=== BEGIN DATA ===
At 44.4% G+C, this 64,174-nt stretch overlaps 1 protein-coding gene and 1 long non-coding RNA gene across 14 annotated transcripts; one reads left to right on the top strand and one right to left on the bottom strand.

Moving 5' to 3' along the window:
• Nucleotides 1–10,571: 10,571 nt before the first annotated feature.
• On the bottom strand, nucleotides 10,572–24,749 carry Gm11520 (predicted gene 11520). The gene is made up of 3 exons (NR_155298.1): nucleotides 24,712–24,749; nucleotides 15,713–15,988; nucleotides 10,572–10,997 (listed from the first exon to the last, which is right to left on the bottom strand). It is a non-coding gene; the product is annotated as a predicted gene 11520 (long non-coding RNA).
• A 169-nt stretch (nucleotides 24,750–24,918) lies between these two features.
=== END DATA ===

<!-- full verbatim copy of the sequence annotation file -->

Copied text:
At 44.4% G+C, this 64,174-nt stretch overlaps 1 protein-coding gene and 1 long non-coding RNA gene across 14 annotated transcripts; one reads left to right on the top strand and one right to left on the bottom strand.

Moving 5' to 3' along the window:
• Nucleotides 1–10,571: 10,571 nt before the first annotated feature.
• On the bottom strand, nucleotides 10,572–24,749 carry Gm11520 (predicted gene 11520). The gene is made up of 3 exons (NR_155298.1): nucleotides 24,712–24,749; nucleotides 15,713–15,988; nucleotides 10,572–10,997 (listed from the first exon to the last, which is right to left on the bottom strand). It is a non-coding gene; the product is annotated as a predicted gene 11520 (long non-coding RNA).
• A 169-nt stretch (nucleotides 24,750–24,918) lies between these two features.